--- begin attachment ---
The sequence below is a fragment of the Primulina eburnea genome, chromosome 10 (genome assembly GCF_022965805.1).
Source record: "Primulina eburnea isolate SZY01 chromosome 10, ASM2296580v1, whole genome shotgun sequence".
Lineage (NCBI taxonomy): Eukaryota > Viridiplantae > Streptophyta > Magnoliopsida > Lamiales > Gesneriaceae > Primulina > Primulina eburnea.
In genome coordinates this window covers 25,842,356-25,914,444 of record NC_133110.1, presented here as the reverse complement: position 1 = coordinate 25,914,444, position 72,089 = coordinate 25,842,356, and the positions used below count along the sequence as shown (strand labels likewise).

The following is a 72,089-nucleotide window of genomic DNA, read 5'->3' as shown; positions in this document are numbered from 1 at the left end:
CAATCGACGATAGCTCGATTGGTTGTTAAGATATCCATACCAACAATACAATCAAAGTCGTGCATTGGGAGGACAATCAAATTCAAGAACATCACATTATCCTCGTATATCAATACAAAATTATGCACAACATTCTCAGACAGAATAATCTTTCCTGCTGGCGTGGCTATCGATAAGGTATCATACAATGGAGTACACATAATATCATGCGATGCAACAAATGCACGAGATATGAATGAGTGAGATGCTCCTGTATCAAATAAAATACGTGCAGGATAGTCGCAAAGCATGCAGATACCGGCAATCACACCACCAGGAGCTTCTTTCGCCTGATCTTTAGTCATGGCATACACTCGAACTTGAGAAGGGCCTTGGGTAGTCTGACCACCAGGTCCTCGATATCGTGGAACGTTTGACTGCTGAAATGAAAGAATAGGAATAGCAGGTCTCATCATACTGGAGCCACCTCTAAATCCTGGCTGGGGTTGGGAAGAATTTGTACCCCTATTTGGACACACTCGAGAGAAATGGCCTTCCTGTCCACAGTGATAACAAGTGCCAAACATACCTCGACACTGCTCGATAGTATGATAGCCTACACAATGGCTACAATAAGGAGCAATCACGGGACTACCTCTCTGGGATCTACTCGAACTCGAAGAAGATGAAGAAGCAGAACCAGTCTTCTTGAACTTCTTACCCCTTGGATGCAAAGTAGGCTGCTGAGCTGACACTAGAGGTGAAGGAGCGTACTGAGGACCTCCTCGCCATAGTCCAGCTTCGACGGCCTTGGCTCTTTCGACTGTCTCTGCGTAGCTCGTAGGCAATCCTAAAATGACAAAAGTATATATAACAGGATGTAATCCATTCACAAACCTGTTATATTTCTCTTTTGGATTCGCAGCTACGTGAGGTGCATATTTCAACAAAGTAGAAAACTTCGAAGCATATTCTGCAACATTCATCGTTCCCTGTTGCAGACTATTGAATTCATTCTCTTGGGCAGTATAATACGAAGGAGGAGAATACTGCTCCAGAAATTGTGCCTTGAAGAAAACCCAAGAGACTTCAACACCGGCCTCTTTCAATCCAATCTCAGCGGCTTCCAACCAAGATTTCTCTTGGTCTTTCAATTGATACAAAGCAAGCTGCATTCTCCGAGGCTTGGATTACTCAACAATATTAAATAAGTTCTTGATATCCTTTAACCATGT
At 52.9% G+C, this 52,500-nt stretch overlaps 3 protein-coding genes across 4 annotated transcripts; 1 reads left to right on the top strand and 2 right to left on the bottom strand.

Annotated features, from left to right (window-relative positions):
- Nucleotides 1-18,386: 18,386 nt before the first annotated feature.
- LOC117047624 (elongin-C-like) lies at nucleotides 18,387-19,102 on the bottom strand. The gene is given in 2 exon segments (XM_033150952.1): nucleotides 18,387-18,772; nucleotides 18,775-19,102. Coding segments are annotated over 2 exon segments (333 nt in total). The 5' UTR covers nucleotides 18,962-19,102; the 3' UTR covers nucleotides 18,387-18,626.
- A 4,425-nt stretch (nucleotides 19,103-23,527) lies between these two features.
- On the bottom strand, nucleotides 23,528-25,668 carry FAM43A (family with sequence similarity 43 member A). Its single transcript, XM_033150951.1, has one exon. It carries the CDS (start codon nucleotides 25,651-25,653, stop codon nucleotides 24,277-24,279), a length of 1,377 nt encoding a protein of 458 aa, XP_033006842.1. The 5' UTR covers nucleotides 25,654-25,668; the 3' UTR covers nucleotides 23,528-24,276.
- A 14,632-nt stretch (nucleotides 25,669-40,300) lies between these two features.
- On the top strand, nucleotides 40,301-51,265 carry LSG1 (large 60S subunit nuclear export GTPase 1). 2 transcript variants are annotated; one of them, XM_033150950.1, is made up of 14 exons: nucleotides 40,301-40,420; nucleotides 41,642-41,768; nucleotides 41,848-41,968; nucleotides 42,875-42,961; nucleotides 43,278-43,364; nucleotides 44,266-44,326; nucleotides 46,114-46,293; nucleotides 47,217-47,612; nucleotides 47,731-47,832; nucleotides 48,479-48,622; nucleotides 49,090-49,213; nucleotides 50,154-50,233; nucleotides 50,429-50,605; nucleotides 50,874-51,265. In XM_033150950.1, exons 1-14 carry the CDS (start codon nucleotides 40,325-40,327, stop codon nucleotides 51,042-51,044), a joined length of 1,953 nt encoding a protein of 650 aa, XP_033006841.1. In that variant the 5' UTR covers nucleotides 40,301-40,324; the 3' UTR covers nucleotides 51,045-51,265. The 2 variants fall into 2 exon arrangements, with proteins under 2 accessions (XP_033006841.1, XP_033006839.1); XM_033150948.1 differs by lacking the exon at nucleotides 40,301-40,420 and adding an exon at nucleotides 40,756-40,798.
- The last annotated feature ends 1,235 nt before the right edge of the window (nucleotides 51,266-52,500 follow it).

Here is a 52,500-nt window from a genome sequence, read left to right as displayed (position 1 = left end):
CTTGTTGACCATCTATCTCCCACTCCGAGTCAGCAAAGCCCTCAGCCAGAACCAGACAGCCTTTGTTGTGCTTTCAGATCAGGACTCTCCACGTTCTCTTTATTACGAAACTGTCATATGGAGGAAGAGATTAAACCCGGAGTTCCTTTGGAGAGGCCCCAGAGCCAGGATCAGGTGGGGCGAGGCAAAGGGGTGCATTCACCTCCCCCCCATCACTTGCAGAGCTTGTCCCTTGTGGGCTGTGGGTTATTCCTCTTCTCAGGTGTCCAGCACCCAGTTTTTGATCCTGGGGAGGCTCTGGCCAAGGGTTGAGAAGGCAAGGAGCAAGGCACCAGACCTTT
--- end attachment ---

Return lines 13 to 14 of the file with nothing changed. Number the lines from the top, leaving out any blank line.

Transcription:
- A 14,632-nt stretch (nucleotides 25,669-40,300) lies between these two features.
- On the top strand, nucleotides 40,301-51,265 carry LSG1 (large 60S subunit nuclear export GTPase 1). 2 transcript variants are annotated; one of them, XM_033150950.1, is made up of 14 exons: nucleotides 40,301-40,420; nucleotides 41,642-41,768; nucleotides 41,848-41,968; nucleotides 42,875-42,961; nucleotides 43,278-43,364; nucleotides 44,266-44,326; nucleotides 46,114-46,293; nucleotides 47,217-47,612; nucleotides 47,731-47,832; nucleotides 48,479-48,622; nucleotides 49,090-49,213; nucleotides 50,154-50,233; nucleotides 50,429-50,605; nucleotides 50,874-51,265. In XM_033150950.1, exons 1-14 carry the CDS (start codon nucleotides 40,325-40,327, stop codon nucleotides 51,042-51,044), a joined length of 1,953 nt encoding a protein of 650 aa, XP_033006841.1. In that variant the 5' UTR covers nucleotides 40,301-40,324; the 3' UTR covers nucleotides 51,045-51,265. The 2 variants fall into 2 exon arrangements, with proteins under 2 accessions (XP_033006841.1, XP_033006839.1); XM_033150948.1 differs by lacking the exon at nucleotides 40,301-40,420 and adding an exon at nucleotides 40,756-40,798.